Caught on Tape

July 16, 2019
Julia Webster for TIME, adapted by TFK editors
FIRST STEPS An astronaut makes a footprint in lunar soil during the Apollo 11 mission.
NASA

Three reels of videotape from NASA’s Apollo 11 mission will be sold at Sotheby’s auction house on Saturday, July 20. That’s the moon landing’s 50th anniversary.

Sotheby’s says the videos are “the only surviving first-generation recordings of the historic moon walk.” The footage shows “unrestored, unenhanced, and unremastered” images of Neil Armstrong’s first steps on the moon. It also shows the astronauts planting an American flag.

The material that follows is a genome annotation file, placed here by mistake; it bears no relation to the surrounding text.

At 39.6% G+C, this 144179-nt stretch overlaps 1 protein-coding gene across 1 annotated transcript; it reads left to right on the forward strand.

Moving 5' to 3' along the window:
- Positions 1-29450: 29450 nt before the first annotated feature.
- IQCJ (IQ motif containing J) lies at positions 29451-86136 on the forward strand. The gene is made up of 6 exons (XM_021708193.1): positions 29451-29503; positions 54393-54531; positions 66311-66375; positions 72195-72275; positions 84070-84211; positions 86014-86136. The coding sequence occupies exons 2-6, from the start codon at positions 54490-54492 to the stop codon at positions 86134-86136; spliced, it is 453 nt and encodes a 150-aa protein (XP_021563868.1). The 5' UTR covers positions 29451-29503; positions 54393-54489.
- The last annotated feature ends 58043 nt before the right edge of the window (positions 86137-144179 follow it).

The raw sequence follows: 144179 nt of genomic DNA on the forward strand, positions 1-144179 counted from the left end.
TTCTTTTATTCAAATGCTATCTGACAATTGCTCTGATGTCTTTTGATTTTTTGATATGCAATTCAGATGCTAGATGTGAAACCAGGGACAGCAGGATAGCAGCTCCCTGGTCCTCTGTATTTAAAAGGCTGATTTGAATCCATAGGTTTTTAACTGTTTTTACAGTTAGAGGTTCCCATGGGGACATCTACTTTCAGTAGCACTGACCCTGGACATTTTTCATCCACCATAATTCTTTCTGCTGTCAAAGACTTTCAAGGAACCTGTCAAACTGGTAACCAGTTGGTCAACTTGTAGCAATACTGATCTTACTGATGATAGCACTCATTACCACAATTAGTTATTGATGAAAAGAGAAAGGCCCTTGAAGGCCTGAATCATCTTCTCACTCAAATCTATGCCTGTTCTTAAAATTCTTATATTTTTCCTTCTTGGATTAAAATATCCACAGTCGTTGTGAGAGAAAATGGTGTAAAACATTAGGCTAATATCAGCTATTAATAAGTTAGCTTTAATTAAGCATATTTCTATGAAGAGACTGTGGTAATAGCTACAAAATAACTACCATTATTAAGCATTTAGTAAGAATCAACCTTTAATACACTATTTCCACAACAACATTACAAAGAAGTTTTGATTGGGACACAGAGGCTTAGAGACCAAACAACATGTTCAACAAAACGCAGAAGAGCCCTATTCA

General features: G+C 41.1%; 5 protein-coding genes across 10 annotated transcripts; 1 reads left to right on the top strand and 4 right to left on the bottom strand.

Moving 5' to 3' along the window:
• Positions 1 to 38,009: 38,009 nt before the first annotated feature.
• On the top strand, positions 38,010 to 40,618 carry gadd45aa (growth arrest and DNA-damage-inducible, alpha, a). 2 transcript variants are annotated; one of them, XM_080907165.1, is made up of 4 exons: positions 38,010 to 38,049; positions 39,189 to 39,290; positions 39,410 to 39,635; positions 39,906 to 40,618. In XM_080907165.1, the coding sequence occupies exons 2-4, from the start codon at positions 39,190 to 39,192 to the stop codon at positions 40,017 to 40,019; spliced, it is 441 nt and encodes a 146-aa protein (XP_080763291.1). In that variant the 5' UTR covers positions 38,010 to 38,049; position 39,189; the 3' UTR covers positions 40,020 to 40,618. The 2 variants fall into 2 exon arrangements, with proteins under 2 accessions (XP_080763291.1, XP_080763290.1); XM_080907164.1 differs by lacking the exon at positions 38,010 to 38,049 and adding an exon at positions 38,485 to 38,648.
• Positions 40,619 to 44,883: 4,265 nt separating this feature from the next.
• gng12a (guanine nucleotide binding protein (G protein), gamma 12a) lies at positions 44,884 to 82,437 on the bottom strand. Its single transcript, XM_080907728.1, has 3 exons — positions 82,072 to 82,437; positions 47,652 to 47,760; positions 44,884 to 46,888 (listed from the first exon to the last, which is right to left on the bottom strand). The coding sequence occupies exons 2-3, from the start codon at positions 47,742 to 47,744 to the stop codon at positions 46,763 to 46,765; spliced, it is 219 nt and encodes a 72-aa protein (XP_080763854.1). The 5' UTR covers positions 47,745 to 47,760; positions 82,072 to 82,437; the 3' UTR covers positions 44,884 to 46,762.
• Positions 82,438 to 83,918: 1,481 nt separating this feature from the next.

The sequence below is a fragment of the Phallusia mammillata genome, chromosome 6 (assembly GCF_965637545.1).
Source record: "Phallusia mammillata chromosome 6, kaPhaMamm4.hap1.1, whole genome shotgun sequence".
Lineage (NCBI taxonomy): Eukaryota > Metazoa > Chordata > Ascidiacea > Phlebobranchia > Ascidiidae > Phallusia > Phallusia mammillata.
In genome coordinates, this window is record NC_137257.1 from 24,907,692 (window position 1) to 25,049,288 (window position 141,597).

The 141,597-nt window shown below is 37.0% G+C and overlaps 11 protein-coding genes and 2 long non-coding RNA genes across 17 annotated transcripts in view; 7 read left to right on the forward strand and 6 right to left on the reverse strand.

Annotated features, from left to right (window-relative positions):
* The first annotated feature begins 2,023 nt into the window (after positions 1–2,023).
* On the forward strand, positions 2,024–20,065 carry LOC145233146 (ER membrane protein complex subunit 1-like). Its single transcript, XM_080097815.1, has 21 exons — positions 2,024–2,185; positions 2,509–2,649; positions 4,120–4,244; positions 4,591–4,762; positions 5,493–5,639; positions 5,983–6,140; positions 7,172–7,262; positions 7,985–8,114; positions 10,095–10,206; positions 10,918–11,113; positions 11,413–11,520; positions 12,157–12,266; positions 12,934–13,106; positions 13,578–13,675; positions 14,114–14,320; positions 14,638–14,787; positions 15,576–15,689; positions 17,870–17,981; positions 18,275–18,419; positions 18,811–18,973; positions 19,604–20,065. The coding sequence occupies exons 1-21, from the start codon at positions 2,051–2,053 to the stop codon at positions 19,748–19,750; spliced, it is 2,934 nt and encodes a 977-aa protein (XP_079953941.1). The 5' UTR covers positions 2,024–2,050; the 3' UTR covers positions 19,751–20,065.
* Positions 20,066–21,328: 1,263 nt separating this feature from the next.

Bidding on the tapes will start at $700,000. Sotheby’s estimates that their sale price will be from $1 million to $2 million.

The tapes are owned by Gary George, a former NASA intern. George purchased the footage at a government auction in 1976. He paid just $218, or about $975 in today’s dollars. For decades, George didn’t know the contents of the tapes. He didn’t think they included anything of value. He had hoped to sell them to TV stations.

It wasn’t until 2006 that George realized what he had. The footage has reportedly been viewed only three times since 1976. Other, clearer recordings were probably reused or erased at NASA in the early 1980s.

The tapes will headline a Sotheby’s auction dedicated to space exploration.